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Mink Frog

Lithobates septentrionalis

Family: Ranidae

Until recently, the Mink Frog was in the genus Rana, but it is now in the genus Lithobates.

COSEWIC status:
  • Not Assessed
SARA status:
  • No Status
IUCN status:
  • Least Concern


The Mink Frog is a medium sized frog that can reach 8 cm in length. Individuals are olive to brown in colour and usually have dark spots or mottling on the back, sides and hind legs. The belly is whitish, often grading to pale yellow at the sides. This species has slightly upturned eyes and the dorsolateral folds (folds of skin running down each side of the back) may be prominent, partial or absent. The webbing on the hind feet is extensive and reaches the last joint of the longest (4th) toe. Males are generally smaller than females and the tympanum (eardrums) is noticeably larger than the eyes, while the females’ tympanum is about the same size as the eyes. Larvae (tadpoles) have long tails with a large fin, lack front legs (newly hatched tadpoles are legless), and are dark brown to green with small, dark spots and straw yellow bellies. The larvae can reach 10 cm in length before transforming. The call of this species consists of a rapid series of three or more croaks, which sound like the tapping of a metal hammer on wood. A large chorus of mink frogs sounds like popcorn popping.

Similar Species

The Mink Frog can be confused with the Green Frog and the American Bullfrog, and these three species exhibit substantial variation in colour pattern. The Green Frog and Bullfrog have dark crossbands on the hind legs, whereas the Mink Frog has spots or blotches on the hind legs. The Mink Frog has more extensive webbing on the hind feet which reaches the last joint of the longest (4th) toe. The American Bullfrog lacks dorsolateral folds and there is a noticeable fold of skin that runs above and behind the tympanum. Unlike these other two species, Mink Frogs release a musky odour when disturbed.


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The Mink Frog is found in eastern Manitoba, Ontario, Quebec, New Brunswick, Nova Scotia, and Labrador. In the United States it is limited to the northeastern states, from Minnesota to Maine and no further south than central New York. The southern limit of the Mink Frog is farther north than any other frog in North America and, unlike most North American frogs, the majority of this species’ distribution is in Canada.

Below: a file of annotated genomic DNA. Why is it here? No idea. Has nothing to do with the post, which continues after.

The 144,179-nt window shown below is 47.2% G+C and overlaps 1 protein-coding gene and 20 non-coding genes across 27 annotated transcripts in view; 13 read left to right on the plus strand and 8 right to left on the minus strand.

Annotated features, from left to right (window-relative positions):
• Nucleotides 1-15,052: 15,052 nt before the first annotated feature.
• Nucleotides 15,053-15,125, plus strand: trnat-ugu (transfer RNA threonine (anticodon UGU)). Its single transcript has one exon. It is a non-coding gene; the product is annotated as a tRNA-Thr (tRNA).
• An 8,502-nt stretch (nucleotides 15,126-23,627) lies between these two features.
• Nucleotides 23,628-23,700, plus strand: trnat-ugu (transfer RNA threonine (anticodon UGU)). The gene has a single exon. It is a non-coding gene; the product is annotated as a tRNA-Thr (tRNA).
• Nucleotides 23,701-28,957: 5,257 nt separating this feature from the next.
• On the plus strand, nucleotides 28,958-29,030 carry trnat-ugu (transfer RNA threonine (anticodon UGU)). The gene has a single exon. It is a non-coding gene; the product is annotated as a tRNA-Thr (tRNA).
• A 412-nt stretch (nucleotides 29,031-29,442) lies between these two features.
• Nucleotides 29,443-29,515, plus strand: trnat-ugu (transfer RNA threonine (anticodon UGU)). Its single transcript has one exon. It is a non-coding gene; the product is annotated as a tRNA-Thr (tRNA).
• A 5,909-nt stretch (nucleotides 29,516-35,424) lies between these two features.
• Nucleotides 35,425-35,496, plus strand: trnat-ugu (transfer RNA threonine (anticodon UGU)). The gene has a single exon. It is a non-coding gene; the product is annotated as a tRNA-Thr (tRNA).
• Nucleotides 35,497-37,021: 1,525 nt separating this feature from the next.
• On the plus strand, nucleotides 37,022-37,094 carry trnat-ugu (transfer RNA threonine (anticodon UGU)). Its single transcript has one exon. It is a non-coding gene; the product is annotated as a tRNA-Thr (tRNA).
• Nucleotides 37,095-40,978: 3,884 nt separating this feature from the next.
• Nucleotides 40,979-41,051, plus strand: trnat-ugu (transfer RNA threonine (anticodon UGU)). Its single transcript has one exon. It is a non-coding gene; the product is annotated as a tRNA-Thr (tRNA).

Mink Frogs are highly aquatic and are rarely found on land. They inhabit large, permanent bodies of water with abundant vegetation and soft bottoms, such as wetlands, lakes, ponds and slow-moving rivers. Permanent aquatic habitats are required for breeding and hibernation. The larvae and adults hibernate underwater, and the adults bury into the mud at the bottom of the waterbody.


In Canada, Mink Frogs hibernate during the winter and are active from late April or May until September or October, depending on latitude. Mink Frogs breed from June to August in Canada. Males attract mates by calling, and choruses increase in intensity through the night and peak before dawn. During breeding, the male grasps the female (amplexus) and fertilization occurs externally in aquatic habitats as the female lays eggs. The female lays 500–2000 eggs in a globular mass that can be up to 15 cm long and 7.5 cm wide. The egg mass is usually attached to submerged vegetation that is more than 1 m below the surface. The eggs are brown to black on top with a lighter underside and are surrounded by two clear jelly envelopes. The eggs hatch in less than 2 weeks, and larvae will undergo metamorphosis after 1–2 years. Mink Frogs reach maturity 2–3 years after metamorphosis, and individuals can live up to 5–6 years after metamorphosis. Mink frogs are active during the day and night but feed primarily during the day. They forage among aquatic plants in open water for small invertebrates such as dragonflies, spiders, beetles, water striders, slugs, snails, butterflies and other insects. Males may not always establish and defend territories, but they will attack other males that get too close during the breeding season.


Mink Frogs occur throughout large expanses of northeastern Canada that are relatively undeveloped, and threats to this species are minimal throughout most of its range. Since this species is highly aquatic, the destruction of its wetland and shoreline habitat can result in localized population declines or extirpation. Pollution, such as herbicides, agricultural effluent and road salt, can be detrimental to frog populations by causing direct mortality as well as developmental deformities. This species is likely less at risk of being killed on roads than many other frog species due to its highly aquatic nature, though road mortality may still occur when roads are in close proximity to this species’ aquatic habitat. Pathogens such as chytrid fungus and Ranavirus can cause mass mortality of frog populations. Climate change may also pose future threats to Canada’s frog populations. Mink Frog populations are believed to be stable, but there has not been much research on this species in Canada.

Additional Information About This Species In Canada